St. John’s Players back on the stage

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Gordon Jones
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Company ends hiatus with multi-scene comedy

After a prolonged, non-performing hiatus, the St. John’s Players are currently back on the boards with “All in the Timing,” a set of two-handed and three-handed comic interludes scripted by American playwright David Ives.

The five-play sequence starts with two strangers, Bill and Betty, sharing a table in a café with no waitress — she poised and bright (Catharine Torraville), he gangly and gestural (Justin Sellars).

Their conversation is punctuated by a bell on the table. And they joyfully fall in love, even if they don’t get served.

The second skit features three monkeys dressed in red, jumping and hooting and typing on three typewriters, culminating in the opening words of “Hamlet.” Kody McGrath, Melissa Atkinson and Heather Phillipps are the ingenious monkey-imitators.

The third piece features a recalcitrant waitress (Liz Howell) and two men in a restaurant (Ian Campbell, Mike Vokey), one of whom affirms that he has fallen into a deep hole called “Philadelphia,” where he seems to get nothing that he wants. The waitress confides that she is in a “Cleveland.”

After the intermission, Leon Trotsky (Kody McGrath) and Mrs. Trotsky (Sarah Carter) calmly discuss the mountain-climbing axe that has been plunged into his head by his gardener (Justin Sellars). Trotsky’s wife helpfully shows him an encyclopedia entry specifying the date of his death.

The fifth and closing sketch, entitled “The Universal Language,” features a vibrant young woman (Heather Rumancik) who is learning an incomprehensible universal language called Unamunda, taught by a fraudster (Mike Vokey) who talks plausible gibberish. She is converted to the cause of a language that will unite the world.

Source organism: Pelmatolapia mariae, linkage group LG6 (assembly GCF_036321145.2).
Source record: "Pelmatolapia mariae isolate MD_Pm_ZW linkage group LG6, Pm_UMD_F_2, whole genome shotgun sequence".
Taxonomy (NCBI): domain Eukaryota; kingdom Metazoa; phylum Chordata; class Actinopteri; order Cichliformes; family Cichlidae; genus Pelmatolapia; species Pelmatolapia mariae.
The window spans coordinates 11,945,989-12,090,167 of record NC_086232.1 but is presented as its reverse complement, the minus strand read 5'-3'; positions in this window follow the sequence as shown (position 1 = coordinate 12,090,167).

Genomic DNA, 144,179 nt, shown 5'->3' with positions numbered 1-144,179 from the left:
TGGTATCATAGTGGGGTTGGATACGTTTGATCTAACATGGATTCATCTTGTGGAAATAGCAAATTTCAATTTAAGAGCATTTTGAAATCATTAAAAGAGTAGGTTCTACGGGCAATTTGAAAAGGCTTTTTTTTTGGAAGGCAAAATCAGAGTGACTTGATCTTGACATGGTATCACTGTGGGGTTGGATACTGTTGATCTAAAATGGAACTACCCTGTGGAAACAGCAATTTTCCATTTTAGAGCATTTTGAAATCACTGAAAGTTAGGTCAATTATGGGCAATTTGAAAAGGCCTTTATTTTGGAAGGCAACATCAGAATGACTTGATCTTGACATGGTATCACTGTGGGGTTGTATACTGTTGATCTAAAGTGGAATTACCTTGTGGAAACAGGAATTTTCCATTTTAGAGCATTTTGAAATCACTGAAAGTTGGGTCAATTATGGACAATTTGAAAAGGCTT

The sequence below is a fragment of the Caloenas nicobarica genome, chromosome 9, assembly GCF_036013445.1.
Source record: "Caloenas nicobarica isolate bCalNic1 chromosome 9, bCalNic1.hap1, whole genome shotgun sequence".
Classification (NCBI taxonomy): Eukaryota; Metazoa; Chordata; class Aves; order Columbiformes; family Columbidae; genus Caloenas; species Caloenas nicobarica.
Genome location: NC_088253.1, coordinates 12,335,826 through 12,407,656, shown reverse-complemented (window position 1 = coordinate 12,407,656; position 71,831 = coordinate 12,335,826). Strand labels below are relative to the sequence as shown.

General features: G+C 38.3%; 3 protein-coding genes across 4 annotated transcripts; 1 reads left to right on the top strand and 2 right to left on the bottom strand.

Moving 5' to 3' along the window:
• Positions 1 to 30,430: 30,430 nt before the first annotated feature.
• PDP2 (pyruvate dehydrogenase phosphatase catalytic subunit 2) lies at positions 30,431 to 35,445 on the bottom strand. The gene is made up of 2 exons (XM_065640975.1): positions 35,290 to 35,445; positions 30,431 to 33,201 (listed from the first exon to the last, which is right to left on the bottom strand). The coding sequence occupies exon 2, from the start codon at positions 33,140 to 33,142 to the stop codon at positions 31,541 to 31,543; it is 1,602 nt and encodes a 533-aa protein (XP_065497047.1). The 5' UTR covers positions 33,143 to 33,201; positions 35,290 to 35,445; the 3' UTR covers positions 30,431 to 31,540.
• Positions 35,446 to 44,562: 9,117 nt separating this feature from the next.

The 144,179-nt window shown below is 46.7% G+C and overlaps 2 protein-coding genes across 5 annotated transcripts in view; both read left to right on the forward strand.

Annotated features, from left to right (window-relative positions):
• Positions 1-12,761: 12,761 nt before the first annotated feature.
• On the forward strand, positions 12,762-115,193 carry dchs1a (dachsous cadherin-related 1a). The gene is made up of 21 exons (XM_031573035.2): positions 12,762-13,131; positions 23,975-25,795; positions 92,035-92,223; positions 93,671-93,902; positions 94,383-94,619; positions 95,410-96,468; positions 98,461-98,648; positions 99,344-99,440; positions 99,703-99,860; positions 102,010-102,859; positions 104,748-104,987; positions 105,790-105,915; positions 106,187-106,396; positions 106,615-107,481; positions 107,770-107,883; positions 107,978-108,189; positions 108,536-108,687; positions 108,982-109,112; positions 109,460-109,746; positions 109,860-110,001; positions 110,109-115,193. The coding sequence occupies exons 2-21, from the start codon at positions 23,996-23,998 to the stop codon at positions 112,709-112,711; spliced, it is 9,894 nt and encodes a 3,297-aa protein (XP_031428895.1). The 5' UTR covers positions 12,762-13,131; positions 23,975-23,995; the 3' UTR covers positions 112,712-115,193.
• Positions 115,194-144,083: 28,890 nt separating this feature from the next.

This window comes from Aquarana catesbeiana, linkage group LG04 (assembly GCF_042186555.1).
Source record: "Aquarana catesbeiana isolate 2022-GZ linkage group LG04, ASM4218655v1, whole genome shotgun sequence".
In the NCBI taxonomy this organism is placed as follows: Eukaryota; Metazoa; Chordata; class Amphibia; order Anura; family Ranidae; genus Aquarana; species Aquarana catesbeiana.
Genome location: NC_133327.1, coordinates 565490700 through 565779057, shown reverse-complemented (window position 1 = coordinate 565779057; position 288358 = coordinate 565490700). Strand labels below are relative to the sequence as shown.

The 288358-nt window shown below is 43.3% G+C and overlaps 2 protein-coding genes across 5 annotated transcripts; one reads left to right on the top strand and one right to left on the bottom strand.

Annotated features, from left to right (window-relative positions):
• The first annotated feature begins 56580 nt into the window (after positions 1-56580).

All five of these short sketches are tackled by a young and enthusiastic cast, who are not afraid to take risks and who evidently relish taking on Ives’s absurdism.

A receptive and amiable audience seemed to relish the pieces with them, although I must confess that I found myself unable to enter wholly into the spirit of the occasion, which was a tad more contrived and bizarre than I could swallow.

I may, of course, have been in a minority of one.

Produced by Louise Kearley and directed by Jim Healey, the revived St. John’s Players production of “All in the Timing” continues in the Barbara Barrett Theatre until Sunday, with the usual curtain time of 8 p.m. Including a 15-minute intermission, running-time is 100 minutes.

And it was good to see Barbara Barrett in the opening-night audience in the theatre named after her, where the St. John’s Players will perform again in March, with Neil Simon’s “The Good Doctor.”

Organizations: Barbara Barrett Theatre

Geographic location: Philadelphia, Cleveland

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